Wednesday, December 24, 2008

Government House, Sydney



At the top of the Moore Stairs is a park. Within that park is a trail. At the end of that trail is a small neo-gothic castle. This is the Government House of New South Wales. It's like the Governor's mansion for the state of New South Wales, though since 1996 it no longer serves as a residence. It is a rare breed in Australia of a strictly functional government building that is also completely open to the public every day of the week. Unless there is scheduled business of signing documents, hosting international leaders, or important receptions, you can walk right in for a half-hour tour. (As long as you don't take pictures, don't touch anything, don't lean on anything, don't sit on anything, and leave your backpack at the ticket office.)



This impressive building and its grounds were not always public, and in fact it took almost a hundred years for the building to be built. Taking the tour was an amazing history lesson. Our tour guide pointed out that British interest in Australia is a direct result of the United States' Declaration of Independence. Australia received all of the Common Wealth attention (and prisoners) that the United States denounced. I love Wikipedia which has a great History of Australia page under constant vigilance to increase the level of detail in this country's history prior to British colonization.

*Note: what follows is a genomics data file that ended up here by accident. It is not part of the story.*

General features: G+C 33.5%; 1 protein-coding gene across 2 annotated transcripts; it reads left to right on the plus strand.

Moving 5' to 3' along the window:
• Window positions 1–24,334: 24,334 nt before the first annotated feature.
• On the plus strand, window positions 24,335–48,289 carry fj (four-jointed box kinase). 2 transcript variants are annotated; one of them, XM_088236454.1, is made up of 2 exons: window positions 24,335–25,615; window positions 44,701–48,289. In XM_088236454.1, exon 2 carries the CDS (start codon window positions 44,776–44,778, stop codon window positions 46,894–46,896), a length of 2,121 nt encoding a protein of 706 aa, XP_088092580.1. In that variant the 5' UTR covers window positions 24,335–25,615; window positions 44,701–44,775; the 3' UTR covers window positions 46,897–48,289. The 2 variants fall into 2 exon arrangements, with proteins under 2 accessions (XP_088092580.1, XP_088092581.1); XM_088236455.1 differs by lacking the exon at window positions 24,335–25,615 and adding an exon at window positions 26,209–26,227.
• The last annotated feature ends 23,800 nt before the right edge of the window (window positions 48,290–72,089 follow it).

That being said, I'm even more proud of being a United States Citizen, because Australia is a great place. I'm glad we could all help make it happen. As I stood in the gardens looking around the sights are amazing. Sydney Opera House to the north, Sydney Harbor and sailboats to the east, lush gardens and gum trees to the south, Gothic revival castle to the west. This is an amazing destination to take in the process of Australia's colonial and post-industrial development. Especially on the way out, when the old and new colonial architecture dominate the landscape, side by side.

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